There’s a sequence in “The Possession,” a new horror movie from producer Sam Raimi (“Spider-Man,” “Evil Dead”), that recalls a scene in “The Exorcist.” In the latter movie, Ellen Burstyn carries a lit candelabrum into her attic to investigate something strange. I remember the scene because the flames suddenly flaring up startled me.
In “The Possession,” a father follows his demonically possessed daughter into an unlit morgue. To be able to see, he whips out his cell phone and brings up the home screen.
My, how times have changed, at least in how we light up the dark. What hasn’t changed is the creepiness of possessed children. Linda Blair as Regan was sinister nearly 40 years ago, and Natasha Calis as Emily has her moments in “The Possession.”
There are some key differences between the two movies, however. Instead of plumbing the depths of Roman Catholicism for another demon, Raimi and his director, Ole Bornedal, take a refreshing turn down a relatively untraveled road: traditional Judaism.
The central conceit is a good one: According to the movie, which is allegedly based on true events, Jews believe they can cast unruly spirits into a box called a Dybbuk. They then seal the box to prevent anyone from opening it and setting the demon free.
If someone does open the box, the demon will latch onto that person and eventually possess him or her.
It is unfortunate, then, that Emily finds a Dybbuk at a yard sale. Inside the house, an elderly woman wrapped in bandages sees her pick up the box and begins screaming. (I will leave you to discover why the woman was wrapped in bandages.)
I’m getting ahead of myself, though. After a riveting opening scene that establishes the Dybbuk as a bad thing to have in one’s home, director Bornedal eases into the narrative by introducing a splintered family: The father, Clyde; the mother, Stephanie; and their daughters, Hannah and Emily. Mom and dad have split and the daughters are less than thrilled about the arrangement.
Instead of giving us a stock scene of the parents arguing as dad picks them up for the weekend, Bornedal goes for something more real: bickering by two people who still care about each other but forgot how to get along. Throughout the movie, he builds certain scenes not around scares but making the characters seem real and giving us reasons to care about them. By the time the demon began moving on Emily, I was emotionally invested in these people.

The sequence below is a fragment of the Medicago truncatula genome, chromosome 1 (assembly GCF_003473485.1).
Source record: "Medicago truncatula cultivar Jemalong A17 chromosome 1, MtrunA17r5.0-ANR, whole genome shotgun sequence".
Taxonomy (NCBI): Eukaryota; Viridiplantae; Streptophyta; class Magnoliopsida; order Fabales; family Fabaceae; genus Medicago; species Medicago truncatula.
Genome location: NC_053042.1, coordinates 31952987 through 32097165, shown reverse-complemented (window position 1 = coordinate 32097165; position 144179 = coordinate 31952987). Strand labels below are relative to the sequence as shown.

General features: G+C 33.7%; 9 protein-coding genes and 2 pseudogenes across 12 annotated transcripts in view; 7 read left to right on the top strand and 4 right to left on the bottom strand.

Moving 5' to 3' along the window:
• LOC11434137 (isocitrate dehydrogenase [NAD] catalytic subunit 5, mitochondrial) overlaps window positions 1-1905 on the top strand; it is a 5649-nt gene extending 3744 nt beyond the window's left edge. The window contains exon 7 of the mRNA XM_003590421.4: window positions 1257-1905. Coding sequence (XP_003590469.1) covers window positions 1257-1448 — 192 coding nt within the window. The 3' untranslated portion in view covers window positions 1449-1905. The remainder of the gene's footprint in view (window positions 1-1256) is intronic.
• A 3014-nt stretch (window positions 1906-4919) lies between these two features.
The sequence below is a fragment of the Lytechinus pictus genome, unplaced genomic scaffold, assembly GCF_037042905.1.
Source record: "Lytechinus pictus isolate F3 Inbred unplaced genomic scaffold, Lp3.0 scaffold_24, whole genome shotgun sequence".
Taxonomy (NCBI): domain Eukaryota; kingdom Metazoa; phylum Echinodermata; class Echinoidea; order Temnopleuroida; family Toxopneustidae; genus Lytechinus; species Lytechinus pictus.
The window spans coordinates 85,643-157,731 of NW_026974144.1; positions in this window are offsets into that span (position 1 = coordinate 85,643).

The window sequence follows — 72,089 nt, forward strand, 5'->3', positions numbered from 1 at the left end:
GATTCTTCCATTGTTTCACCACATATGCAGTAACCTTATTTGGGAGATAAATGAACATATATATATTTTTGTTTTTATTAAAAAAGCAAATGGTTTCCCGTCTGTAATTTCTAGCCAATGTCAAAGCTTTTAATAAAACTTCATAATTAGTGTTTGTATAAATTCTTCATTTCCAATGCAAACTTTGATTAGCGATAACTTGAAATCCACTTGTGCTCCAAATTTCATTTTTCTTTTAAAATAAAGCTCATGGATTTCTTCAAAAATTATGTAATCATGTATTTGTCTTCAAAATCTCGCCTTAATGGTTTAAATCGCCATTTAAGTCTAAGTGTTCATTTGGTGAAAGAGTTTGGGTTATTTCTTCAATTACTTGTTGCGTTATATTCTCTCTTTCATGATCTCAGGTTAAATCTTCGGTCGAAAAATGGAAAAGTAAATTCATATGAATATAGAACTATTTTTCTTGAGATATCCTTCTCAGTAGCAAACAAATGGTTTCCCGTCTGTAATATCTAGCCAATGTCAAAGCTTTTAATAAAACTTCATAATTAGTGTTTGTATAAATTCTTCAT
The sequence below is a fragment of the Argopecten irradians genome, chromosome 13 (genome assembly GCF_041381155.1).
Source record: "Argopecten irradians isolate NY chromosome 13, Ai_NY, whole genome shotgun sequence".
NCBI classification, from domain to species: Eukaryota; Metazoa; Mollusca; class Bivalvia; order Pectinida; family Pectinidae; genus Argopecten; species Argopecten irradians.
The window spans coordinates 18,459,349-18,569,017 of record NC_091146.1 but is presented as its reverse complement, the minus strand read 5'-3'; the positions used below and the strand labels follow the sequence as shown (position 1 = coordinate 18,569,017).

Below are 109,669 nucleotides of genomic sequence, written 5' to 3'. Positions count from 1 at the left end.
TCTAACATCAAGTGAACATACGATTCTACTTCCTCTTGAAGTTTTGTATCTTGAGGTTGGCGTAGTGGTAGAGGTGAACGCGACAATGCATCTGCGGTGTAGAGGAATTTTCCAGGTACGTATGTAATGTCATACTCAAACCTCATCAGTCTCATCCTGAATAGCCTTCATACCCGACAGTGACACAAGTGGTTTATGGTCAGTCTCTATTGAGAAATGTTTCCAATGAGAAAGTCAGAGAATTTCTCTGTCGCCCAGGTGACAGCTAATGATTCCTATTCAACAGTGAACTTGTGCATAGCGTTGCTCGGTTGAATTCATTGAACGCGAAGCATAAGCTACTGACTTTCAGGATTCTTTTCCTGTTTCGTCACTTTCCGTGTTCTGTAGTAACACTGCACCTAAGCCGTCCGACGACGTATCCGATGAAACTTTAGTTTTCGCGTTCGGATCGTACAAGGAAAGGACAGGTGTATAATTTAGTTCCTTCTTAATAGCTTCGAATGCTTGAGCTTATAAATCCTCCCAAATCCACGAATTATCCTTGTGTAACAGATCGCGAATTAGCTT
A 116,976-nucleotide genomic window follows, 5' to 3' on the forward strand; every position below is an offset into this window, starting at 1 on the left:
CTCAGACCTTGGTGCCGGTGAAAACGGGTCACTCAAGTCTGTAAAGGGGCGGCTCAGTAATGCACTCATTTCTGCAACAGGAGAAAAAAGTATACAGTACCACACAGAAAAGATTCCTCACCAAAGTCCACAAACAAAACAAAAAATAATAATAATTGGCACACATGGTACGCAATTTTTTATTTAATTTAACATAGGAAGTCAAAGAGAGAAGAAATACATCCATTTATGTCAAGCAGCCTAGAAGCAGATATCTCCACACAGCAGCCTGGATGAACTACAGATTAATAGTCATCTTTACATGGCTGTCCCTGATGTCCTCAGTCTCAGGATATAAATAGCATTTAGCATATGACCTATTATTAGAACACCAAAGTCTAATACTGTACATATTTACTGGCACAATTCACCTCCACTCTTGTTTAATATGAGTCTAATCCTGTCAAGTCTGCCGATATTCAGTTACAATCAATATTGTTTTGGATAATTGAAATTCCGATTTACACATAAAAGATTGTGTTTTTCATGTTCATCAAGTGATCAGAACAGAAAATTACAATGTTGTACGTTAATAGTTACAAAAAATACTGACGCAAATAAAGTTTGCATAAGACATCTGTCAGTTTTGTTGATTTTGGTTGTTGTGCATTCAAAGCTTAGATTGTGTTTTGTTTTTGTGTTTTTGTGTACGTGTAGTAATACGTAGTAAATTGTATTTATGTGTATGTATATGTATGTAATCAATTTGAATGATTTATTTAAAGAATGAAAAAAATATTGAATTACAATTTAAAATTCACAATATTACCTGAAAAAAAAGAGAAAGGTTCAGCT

When making a horror movie, you work within an economy of time; if you take a few minutes to develop your characters, you’ll have fewer minutes for scares. This isn’t a problem for Bornedal, who delivers several memorable scenes involving the manifestation of the spirit. After the parents finally reach the point where they believe they’re dealing with a demon and seek the help of a Hasidic Jew, Bornedal takes off his gloves for a memorable finale.
There are some awkward moments early on as Bornedal tries to shoehorn in some scary stuff too soon, and certain things don’t work as well as others – such as the dark makeup and grey clothes Emily wears whenever the spirit is controlling her. I also had to think my way through some of the movie’s logic, such as how the spirit was able to toss some people around like ragdolls but seems incapacitated during the climax. (I attributed this to the effects of the exorcism.) But whenever “The Possession” teeters on the edge of silly, the actors do a great job of selling the moment and keeping us grounded in the story.
Many horror movies today are a parade of set pieces, with the filmmakers rushing from one jump to the next. “The Possession” tells a good story and mixes in its hair-raising hijinks along the way. It isn’t as scary as some films in this genre, but it is well worth seeing.
Rated PG-13 for mature thematic material involving violence and disturbing sequences. Three stars out of four. Email David Laprad at firstname.lastname@example.org.